Italy Denies Role in CIA Plot to Abduct Egyptian Imam

© AP Photo / Luca BrunoJudge Sergio Silocchi reads the sentence of the appeal trial on a CIA-led kidnapping of an Egyptian terror suspect, Muslim cleric Osama Moustafa Hassan Nasr, also known as Abu Omar, at the Milan's court, Italy, Wednesday, Dec. 15, 2010.
Judge Sergio Silocchi reads the sentence of the appeal trial on a CIA-led kidnapping of an Egyptian terror suspect, Muslim cleric Osama Moustafa Hassan Nasr, also known as Abu Omar, at the Milan's court, Italy, Wednesday, Dec. 15, 2010. - Sputnik International
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Italy has denied having any involvement in the CIA's "extraordinary rendition" of an Egyptian imam who was kidnapped by US officials in Milan in 2003 on charges of having terrorist connections.

Abu Omar was kidnapped "exclusively" by CIA agents and "was never in the hands of the Italian authorities," according to Paolo Accardo, the lawyer representing the Italian government at the European Court of Human Rights (ECHR).

Omar brought the case to the ECHR after kidnapping convictions against top Italian spies were quashed in an appeal last year.

This is one of the most high profile cases among the the US rendition program, where terror suspects were kidnapped and taken to countries where many were detained and tortured.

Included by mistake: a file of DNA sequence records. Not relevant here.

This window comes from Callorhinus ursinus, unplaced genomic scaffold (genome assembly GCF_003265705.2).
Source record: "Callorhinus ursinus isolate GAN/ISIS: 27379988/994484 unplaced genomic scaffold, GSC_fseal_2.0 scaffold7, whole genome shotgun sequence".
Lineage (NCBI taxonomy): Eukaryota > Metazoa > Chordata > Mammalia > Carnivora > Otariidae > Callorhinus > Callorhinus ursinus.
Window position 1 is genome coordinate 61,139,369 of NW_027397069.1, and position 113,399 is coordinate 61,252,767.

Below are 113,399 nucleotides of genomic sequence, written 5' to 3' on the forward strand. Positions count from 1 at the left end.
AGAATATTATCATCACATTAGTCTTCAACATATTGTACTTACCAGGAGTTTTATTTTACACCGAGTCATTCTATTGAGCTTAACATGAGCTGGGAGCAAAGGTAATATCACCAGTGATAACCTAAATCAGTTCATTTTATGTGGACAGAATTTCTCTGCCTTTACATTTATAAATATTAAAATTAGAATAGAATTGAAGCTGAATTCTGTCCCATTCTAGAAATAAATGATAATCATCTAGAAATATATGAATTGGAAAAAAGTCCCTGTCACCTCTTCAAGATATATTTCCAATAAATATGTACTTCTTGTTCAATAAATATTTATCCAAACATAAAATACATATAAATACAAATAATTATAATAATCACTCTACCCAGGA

After being abducted in Milan, Omar was taken to Egypt where he was held for more than a year with claims he was tortured by interrogators.

The fact that Omar was abducted from Italy — an ally of the US — where he had legally sought political asylum, caused a scandal in both countries, leading to accusations that CIA officials interfered with Italy's sovereignty. 

There are strong indications that Poland, Romania, Lithuania and other EU allies of the United States were deeply involved in the CIA's enhanced interrogation program and rendered terrorist suspects to the US spy agency for torture, UK's The Guardian newspaper reported Wednesday. - Sputnik International
Reports Indicate EU Countries Rendered People to CIA for Torture

As a result of the abduction, 22 CIA and US army officers were sentenced to prison terms between seven and nine years, however none have been extradited to serve their time.

Several members of Italy's military intelligence service were also sent to prison over the incident, however these convictions were overturned in an appeal last year, on the basis that evidence should have been covered by state secrecy laws. 

Omar, who now lives in Egypt, was also convicted by an Italian court in absentia for criminal association and plotting terrorist attacks.

His lawyer Luca Bauccio labeled the decision to overturn the Italians' convictions as a "scandal" and was particularly critical of Italian officials for following through with the extradition requests of the convicted Americans.

The case will continue in the ECHR.

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